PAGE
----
Wasps going on?

BBQ ruining, cider drinking, crazy dive-bombing wasps.  Many of us like to enjoy some alfresco dinning throughout the summer months, then all of a sudden you get dive-bombed by these unwanted intruders. Wasps are one of Britain’s most feared and potentially aggressive pests who are known for their nasty stings and seemingly unprovoked attacks.

 

In reality, wasps usually only attack if they feel threatened; however in these situations a wasp in distress emits a pheromone that sends nearby colony members into a defensive stinging frenzy causing an irritation and a painful sting.  

So what is a Wasp life cycle?

Winter – We start at the end of last season, where the dying nest and the newly mated queen will leave and find a quiet place to hibernate over the winter either in trees, lofts or around properties.

Spring – As this season arrives and temperatures increase the queen awakens and looks for an area to make a new nest.  She will start building a nest and give birth to the first of this year’s workers. Up to 300 eggs will be produced every day which will then take over the construction of the nest and care for the young. In the early spring, a wasps' nest can be as small as a golf ball. 

Summer – With the new nest growing in physical structure and also in numbers increasing to the thousands the nest will have grown to maximum size and some can reach beyond the size of beach ball. The larger the wasps nest the more wasps there will be. Therefore it’s important to call in a professional pest control company to dispose of the nest. The rapid increasing number of larvae and the need for protein, mean the adult wasps also have to hunt down insects, and mainly caterpillars to feed on.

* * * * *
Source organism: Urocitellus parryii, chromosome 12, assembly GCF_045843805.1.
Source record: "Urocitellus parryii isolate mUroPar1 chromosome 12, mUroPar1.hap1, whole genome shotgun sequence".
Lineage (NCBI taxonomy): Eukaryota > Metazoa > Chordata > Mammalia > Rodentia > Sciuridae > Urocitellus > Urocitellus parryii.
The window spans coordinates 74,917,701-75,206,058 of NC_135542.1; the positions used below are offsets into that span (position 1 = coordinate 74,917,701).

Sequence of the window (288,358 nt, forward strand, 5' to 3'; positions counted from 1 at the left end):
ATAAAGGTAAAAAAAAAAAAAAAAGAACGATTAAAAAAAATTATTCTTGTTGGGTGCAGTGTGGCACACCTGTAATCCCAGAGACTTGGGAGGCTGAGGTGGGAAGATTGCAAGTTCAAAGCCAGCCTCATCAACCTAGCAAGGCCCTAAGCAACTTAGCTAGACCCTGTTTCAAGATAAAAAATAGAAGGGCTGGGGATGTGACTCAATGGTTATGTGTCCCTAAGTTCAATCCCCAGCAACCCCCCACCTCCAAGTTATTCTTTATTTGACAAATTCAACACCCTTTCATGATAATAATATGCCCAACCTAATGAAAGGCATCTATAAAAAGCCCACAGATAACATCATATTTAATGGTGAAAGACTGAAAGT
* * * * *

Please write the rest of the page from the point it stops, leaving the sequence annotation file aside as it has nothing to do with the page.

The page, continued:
Autumn - The nest will produce new queens and males, which will mate and the new queens will again seek hibernation for the winter and the whole process will start over again.

What to do when you find a Wasp Nest?

If you’re worried about a large amount of wasp activity around your home and family, if you’re seeing a large number of wasps in and around your home or work, then there is probably a wasps’ nest nearby. 

Treating and removing a wasp nest can be very dangerous so don't attemp to remove it yourself - the removal of a wasps nest should be a pest technician’s job - done by a professional company. Wasps inside the nest will feel threatened and often become aggressive. This could cause them to sting you and others as they defend their nest resulting in multiple stings which could cause serious harm. And unlike bees, wasps do not die after one sting, they can, and will, sting you quite a few times!

Wasps nests can affect commercial property too so it’s essential to remove a wasps’ nest in any commercial area to avoid affecting business and not cause upset to your customers.

If you’re looking for help or advice in removing wasps nest, then please contact Fast Track Pest Control.

5 Facts about Wasps

  • Wasps do not return to the same nest the following year.
  • Only the mated Queen wasp survives the winter, all others die off.
  • Nest are made from chewed up wood fibres usually found in cavity walls through digging their nests underground and into walls of buildings.
  • Wasps are actually a critical part of our Eco-System. Not having wasps in the world would mean we’d become overrun by spiders and other insects.
  • Wasps feed on nectar and help to pollinate plants and flowers, just like bees.

Highly populated cities often have to deal with pest control issues. Houses are built closer together, which often results in these unwanted house guests making themselves very comfortable, very quickly. This can range from mouse infestation to a large wasps nest, both of which are hard to deal with yourself so leaving a professional to deal with your pest infestation is always best practice. 

If you are looking for the best pest control in London, Essex or Hertfordshire, Fast Track Pest Control can carry out free Rodent, Wasp, Bed Bug, Flea and Cockroach surveys for you to offer you peace of mind and professional service which provides results.